parameter value Number of Users variable Application Data Rate variable PER (Data Packet) 0 PER (ACK) 0 PER (S-Aloha Packet) 0 MAC PDU Size (Bytes) 1500 MAC Header Size (Bytes) 50 Request Packet Size (Slot Aloha) (Bytes) 50 ACK Size (bytes) 30 ACK Transmission Rate (Mbps) 54 Data Transmission Rate (Mbps) 120 Physical Layer Preamble (us) 20 Maximum Number of Retransmissions 4 PER (Data Packet) 0 PER (ACK) 0 PER (S-Aloha Packet) 0 SIFS (us) 10 DIFS (us) 34 Minimum Contention Window (Slot) 16 (for IEEE 802.11e)
10 (for S-Aloha)
Maximum Contention Window (Slot) 256 (for IEEE 802.11e)
40 (for S-Aloha)
Transmission opportunity 1 or 3 Slot Size (us) 9 (for IEEE 802.11e)
14.81 (for S-Aloha)
Number of Slots 10 Reservation Period (ms) 7 Reservation Transmission Rate (Mbps) 54 Broadcast Information (Bytes) 550 Broadcast Data Rate (Mbps) 54 % of Hidden Node 0, 10, 20

The purpose of the simulation delay is to determine the average throughput for any given delay and the average transmission delay for all users of the system. The delay determined is defined as the difference between the time the packet was successfully received by the AP and the time the packet reached the user's buffer. The average delay is determined for all packets sent from all users. Throughput is defined as the total number of bits transmitted successfully over the entire simulation divided by the total simulation time. The total simulation time for all our simulations was about 150 seconds.

In the simulation, the application data rate for each user was assumed to be 2 Mbps and the delay and throughput were determined for different numbers of users in the system. In addition, the packet error rate is assumed to be zero. Curves for throughput and average delay are shown in FIGS. 29 and 30, respectively. As the number of users of the system increases, the delay increases until the system becomes unstable. As the queue begins to build, the delay begins to increase exponentially and the system becomes unstable. The delay curve represents the maximum number of users that can be supported before the system becomes unstable (delay values for an unstable system are meaningless because they are meaningless). In the case of the MAC of the present invention, a total of 32 users of 2 Mbps each are supported. For IEEE 802.11e systems without hidden nodes, 22 and 28 users are supported for the same number of packets and transmission opportunities as 1 and 3, respectively. For IEEE 802.11e systems with 10% hidden links, the supported users are 18 and 22 for the same transmission opportunity as 1 and 3.

Considering all the overhead of the system (ie inter-frame interval, headers, preambles and positive acknowledgments), the maximum possible throughput is 55% of the proposed bandwidth (average physical layer raw data of 120 Mbps). Assuming speed) this is about 66 Mbps. For 32 users, the throughput is about 64 Mbps, which is close to the maximum that can be achieved. The only limitation in the present invention is the practical bandwidth limitation.

 However, in the IEEE 802.11e system, not only the limitation is due to the bandwidth limitation, but also due to the collision, especially when there are hidden nodes. As the hidden nodes increase the probability, the system capacity decreases. For 10% hidden links, IEEE 802.11e supports 44 Mbps. This means that the present invention provides a 60% gain in throughput (from 40 Mbps to 64 Mbps) for IEEE 802.11e.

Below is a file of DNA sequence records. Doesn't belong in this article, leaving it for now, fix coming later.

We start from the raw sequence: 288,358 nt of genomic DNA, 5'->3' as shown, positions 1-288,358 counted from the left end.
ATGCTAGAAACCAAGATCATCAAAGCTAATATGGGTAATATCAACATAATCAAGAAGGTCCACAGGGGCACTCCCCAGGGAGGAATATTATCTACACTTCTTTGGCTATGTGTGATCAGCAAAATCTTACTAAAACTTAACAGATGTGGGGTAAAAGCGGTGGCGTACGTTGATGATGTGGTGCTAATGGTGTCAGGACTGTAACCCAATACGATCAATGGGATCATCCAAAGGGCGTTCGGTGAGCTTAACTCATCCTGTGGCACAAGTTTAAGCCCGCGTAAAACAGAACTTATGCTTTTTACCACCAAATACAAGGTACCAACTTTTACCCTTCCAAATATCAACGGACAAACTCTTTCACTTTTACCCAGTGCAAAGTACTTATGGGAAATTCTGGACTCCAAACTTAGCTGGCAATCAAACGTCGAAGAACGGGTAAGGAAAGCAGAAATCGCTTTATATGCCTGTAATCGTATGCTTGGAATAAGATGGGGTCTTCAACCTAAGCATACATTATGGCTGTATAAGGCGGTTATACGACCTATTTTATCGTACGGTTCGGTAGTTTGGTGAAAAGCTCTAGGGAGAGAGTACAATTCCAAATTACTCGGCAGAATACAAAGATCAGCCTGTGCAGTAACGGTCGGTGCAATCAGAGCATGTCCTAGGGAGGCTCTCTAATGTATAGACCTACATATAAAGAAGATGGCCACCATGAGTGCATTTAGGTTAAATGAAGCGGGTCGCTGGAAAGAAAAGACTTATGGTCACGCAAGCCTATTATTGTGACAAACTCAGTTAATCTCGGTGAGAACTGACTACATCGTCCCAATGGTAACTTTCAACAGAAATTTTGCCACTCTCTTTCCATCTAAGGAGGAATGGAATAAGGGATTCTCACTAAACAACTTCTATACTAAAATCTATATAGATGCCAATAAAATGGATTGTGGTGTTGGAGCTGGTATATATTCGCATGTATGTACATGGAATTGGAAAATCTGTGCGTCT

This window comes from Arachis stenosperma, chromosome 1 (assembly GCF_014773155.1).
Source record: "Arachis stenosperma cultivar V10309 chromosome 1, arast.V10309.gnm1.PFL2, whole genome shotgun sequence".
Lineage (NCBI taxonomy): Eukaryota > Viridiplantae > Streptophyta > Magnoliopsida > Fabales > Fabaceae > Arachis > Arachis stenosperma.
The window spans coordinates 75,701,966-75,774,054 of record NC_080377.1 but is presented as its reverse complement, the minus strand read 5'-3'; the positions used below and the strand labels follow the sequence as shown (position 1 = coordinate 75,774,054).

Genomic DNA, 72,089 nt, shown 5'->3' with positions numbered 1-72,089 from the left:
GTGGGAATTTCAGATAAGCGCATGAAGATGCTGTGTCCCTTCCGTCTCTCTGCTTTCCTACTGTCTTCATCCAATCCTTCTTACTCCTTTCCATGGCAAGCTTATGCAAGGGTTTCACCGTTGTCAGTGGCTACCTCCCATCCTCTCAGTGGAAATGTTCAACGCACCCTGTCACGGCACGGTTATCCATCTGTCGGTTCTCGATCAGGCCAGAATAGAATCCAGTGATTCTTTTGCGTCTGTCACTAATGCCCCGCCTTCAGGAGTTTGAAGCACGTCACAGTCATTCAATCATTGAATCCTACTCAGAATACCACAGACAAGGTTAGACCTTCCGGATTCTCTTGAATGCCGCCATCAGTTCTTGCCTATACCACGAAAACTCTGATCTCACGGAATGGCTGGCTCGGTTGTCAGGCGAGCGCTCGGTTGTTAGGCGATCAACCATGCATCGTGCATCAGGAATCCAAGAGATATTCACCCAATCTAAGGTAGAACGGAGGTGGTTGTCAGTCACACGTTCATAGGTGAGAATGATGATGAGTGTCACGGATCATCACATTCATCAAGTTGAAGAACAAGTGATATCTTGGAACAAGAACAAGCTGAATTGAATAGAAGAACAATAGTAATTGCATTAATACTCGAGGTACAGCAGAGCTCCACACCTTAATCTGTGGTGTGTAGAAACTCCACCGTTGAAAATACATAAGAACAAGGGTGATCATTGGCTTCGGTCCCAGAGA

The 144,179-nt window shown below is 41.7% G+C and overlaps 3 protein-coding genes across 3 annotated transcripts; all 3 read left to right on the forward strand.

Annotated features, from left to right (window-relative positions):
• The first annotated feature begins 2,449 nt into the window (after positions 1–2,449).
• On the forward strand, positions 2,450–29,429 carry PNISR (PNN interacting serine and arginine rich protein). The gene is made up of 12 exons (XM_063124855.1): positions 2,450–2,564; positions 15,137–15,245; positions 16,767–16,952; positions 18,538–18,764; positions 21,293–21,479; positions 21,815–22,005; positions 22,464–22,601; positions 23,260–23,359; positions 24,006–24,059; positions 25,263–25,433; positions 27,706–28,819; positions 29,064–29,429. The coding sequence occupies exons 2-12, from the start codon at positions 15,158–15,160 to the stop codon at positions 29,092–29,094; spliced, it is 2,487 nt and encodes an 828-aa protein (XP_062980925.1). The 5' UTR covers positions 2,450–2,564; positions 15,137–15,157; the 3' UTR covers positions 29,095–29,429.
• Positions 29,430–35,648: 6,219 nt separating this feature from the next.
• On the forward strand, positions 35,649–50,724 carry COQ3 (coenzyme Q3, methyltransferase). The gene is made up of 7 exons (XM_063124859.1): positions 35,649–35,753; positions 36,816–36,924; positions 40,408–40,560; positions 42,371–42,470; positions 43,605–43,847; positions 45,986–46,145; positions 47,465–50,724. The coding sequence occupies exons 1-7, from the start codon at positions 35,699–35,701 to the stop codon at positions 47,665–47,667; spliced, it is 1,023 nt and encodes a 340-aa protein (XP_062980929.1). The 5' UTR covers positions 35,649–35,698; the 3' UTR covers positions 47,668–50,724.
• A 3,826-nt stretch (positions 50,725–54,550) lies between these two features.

The gain is accompanied by a slight increase in delay. One of the reasons for the increased delay is that users must wait an average of 3.5 ms to send a request for bandwidth to the AP (since the reservation period is equal to 7 ms). However, these delays range from tens of milliseconds up to hundreds of milliseconds, depending on the load provided. For NRT services running as background for best traffic, this is not a significant delay.

System capacity (in terms of average user throughput).

The purpose of changing the application data rate of each user after fixing the number of users is to find out, for a given number of users in the system, the maximum data rate supported per user. The percentage of hidden links is assumed to be 10%, 20% or 30%. The transmission opportunity is equal to 3 in all cases. Results for eight users are shown in FIGS. 31 and 32.

For 8 users, the present invention can support 8.2 Mbps application rate per user. For IEEE 802.11e systems, the maximum data rates that can be supported are 6.3 Mbps, 5.5 Mbps and 5.2 Mbps per user, respectively for the 10%, 20% and 30% hidden links.

Similar simulations were performed for 12 users. The present invention can support 5.4 Mbps application rate per user. For IEEE 802.11e systems, the maximum data rates that can be supported are 4.1 Mbps, 3.6 Mbps and 3.3 Mbps per user, respectively for the 10%, 20% and 30% hidden links. There are some penalties in delay to take these higher data rates. The improvement in throughput is 31% to 58% for 8 users and 31% to 64% for 12 users.

The present invention provides guaranteed QoS for RT services. IEEE 802.11e may support RT services via EDCA or HCCA mode. In EDCA, RT services take higher priority than background and best practices (mainly NRT services) but do not take guaranteed QoS. Both the AP and the STA contend for resources. However, the AP has a slightly higher priority than the STA. RT services on the EDCA service have performance figures similar to those described above. In HCCA, RT services are set up by polling the STA in a predetermined period based on QoS negotiation during setup. The HCCA may provide guaranteed QoS, but must send a poll packet to initiate uplink packet transmission. The STA must respond back as a data packet or an IEEE 802.11 ACK packet within SIFS time. In addition, STAs must listen continuously to transmit any information once every 100 milliseconds (such as video on demand). The present invention not only provides guaranteed QoS but also does not require the STA to be always awake. An STA supporting only the RT service may conserve battery by an amount depending on the characteristics of the application. (The STA only needs to be awake to listen to extended beacons and / or SRAs.) Since the present invention does not require poll packets for all uplink transmissions, the uplink for low data rate high latency applications (such as VoIP) Approximately 10% to 25% more efficient. The IEEE 802.11e MAC may be less efficient if the STA AMC cannot transmit a data packet within the SIFS period in response to a poll. This places strict requirements on the AMC return time that cannot occur in our MAC, and the STAs are aware of the scheduled transmissions and / or receptions at the start of the super frame.